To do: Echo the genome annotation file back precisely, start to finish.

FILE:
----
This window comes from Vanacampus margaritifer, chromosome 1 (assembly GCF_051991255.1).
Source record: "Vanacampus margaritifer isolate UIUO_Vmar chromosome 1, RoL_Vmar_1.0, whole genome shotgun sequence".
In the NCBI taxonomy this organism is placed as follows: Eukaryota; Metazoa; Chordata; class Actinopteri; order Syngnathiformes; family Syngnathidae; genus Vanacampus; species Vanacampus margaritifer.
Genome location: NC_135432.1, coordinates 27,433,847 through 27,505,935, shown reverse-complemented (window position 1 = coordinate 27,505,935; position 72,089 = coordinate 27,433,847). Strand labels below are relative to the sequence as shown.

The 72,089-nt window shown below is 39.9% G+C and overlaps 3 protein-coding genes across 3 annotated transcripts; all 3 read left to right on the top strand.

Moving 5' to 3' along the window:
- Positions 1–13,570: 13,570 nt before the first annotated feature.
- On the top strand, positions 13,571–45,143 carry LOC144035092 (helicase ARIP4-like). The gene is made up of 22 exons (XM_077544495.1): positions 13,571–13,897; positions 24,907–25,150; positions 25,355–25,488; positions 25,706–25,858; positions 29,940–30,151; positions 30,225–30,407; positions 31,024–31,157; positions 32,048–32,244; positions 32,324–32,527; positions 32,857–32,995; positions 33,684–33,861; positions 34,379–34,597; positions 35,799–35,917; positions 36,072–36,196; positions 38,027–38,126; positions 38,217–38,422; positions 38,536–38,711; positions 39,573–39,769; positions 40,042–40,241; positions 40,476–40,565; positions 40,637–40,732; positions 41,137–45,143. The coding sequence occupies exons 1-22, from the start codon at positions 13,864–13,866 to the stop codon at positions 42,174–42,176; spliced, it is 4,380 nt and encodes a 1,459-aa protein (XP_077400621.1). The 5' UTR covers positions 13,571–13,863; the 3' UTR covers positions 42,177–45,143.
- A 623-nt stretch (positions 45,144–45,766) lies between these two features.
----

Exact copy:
This window comes from Vanacampus margaritifer, chromosome 1 (assembly GCF_051991255.1).
Source record: "Vanacampus margaritifer isolate UIUO_Vmar chromosome 1, RoL_Vmar_1.0, whole genome shotgun sequence".
In the NCBI taxonomy this organism is placed as follows: Eukaryota; Metazoa; Chordata; class Actinopteri; order Syngnathiformes; family Syngnathidae; genus Vanacampus; species Vanacampus margaritifer.
Genome location: NC_135432.1, coordinates 27,433,847 through 27,505,935, shown reverse-complemented (window position 1 = coordinate 27,505,935; position 72,089 = coordinate 27,433,847). Strand labels below are relative to the sequence as shown.

The 72,089-nt window shown below is 39.9% G+C and overlaps 3 protein-coding genes across 3 annotated transcripts; all 3 read left to right on the top strand.

Moving 5' to 3' along the window:
- Positions 1–13,570: 13,570 nt before the first annotated feature.
- On the top strand, positions 13,571–45,143 carry LOC144035092 (helicase ARIP4-like). The gene is made up of 22 exons (XM_077544495.1): positions 13,571–13,897; positions 24,907–25,150; positions 25,355–25,488; positions 25,706–25,858; positions 29,940–30,151; positions 30,225–30,407; positions 31,024–31,157; positions 32,048–32,244; positions 32,324–32,527; positions 32,857–32,995; positions 33,684–33,861; positions 34,379–34,597; positions 35,799–35,917; positions 36,072–36,196; positions 38,027–38,126; positions 38,217–38,422; positions 38,536–38,711; positions 39,573–39,769; positions 40,042–40,241; positions 40,476–40,565; positions 40,637–40,732; positions 41,137–45,143. The coding sequence occupies exons 1-22, from the start codon at positions 13,864–13,866 to the stop codon at positions 42,174–42,176; spliced, it is 4,380 nt and encodes a 1,459-aa protein (XP_077400621.1). The 5' UTR covers positions 13,571–13,863; the 3' UTR covers positions 42,177–45,143.
- A 623-nt stretch (positions 45,144–45,766) lies between these two features.